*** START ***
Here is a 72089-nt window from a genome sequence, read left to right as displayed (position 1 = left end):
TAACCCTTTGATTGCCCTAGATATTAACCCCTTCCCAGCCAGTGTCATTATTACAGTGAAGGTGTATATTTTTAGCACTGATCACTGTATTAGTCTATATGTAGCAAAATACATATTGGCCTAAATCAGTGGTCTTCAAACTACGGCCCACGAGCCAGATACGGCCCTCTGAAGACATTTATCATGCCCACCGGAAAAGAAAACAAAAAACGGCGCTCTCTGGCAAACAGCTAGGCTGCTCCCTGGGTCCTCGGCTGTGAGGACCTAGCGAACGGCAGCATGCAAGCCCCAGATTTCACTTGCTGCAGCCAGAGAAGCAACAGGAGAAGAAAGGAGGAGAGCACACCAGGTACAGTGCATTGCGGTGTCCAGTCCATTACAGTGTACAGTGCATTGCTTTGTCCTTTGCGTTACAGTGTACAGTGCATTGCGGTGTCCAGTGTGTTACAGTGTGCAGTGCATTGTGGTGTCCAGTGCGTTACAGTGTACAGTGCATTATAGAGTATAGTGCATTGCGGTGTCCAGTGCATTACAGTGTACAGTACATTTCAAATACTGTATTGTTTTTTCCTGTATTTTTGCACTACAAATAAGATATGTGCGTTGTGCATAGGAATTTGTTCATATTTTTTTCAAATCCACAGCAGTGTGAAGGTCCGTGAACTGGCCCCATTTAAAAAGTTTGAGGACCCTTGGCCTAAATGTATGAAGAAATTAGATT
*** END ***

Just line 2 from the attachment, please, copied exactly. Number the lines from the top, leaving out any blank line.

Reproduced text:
TAACCCTTTGATTGCCCTAGATATTAACCCCTTCCCAGCCAGTGTCATTATTACAGTGAAGGTGTATATTTTTAGCACTGATCACTGTATTAGTCTATATGTAGCAAAATACATATTGGCCTAAATCAGTGGTCTTCAAACTACGGCCCACGAGCCAGATACGGCCCTCTGAAGACATTTATCATGCCCACCGGAAAAGAAAACAAAAAACGGCGCTCTCTGGCAAACAGCTAGGCTGCTCCCTGGGTCCTCGGCTGTGAGGACCTAGCGAACGGCAGCATGCAAGCCCCAGATTTCACTTGCTGCAGCCAGAGAAGCAACAGGAGAAGAAAGGAGGAGAGCACACCAGGTACAGTGCATTGCGGTGTCCAGTCCATTACAGTGTACAGTGCATTGCTTTGTCCTTTGCGTTACAGTGTACAGTGCATTGCGGTGTCCAGTGTGTTACAGTGTGCAGTGCATTGTGGTGTCCAGTGCGTTACAGTGTACAGTGCATTATAGAGTATAGTGCATTGCGGTGTCCAGTGCATTACAGTGTACAGTACATTTCAAATACTGTATTGTTTTTTCCTGTATTTTTGCACTACAAATAAGATATGTGCGTTGTGCATAGGAATTTGTTCATATTTTTTTCAAATCCACAGCAGTGTGAAGGTCCGTGAACTGGCCCCATTTAAAAAGTTTGAGGACCCTTGGCCTAAATGTATGAAGAAATTAGATT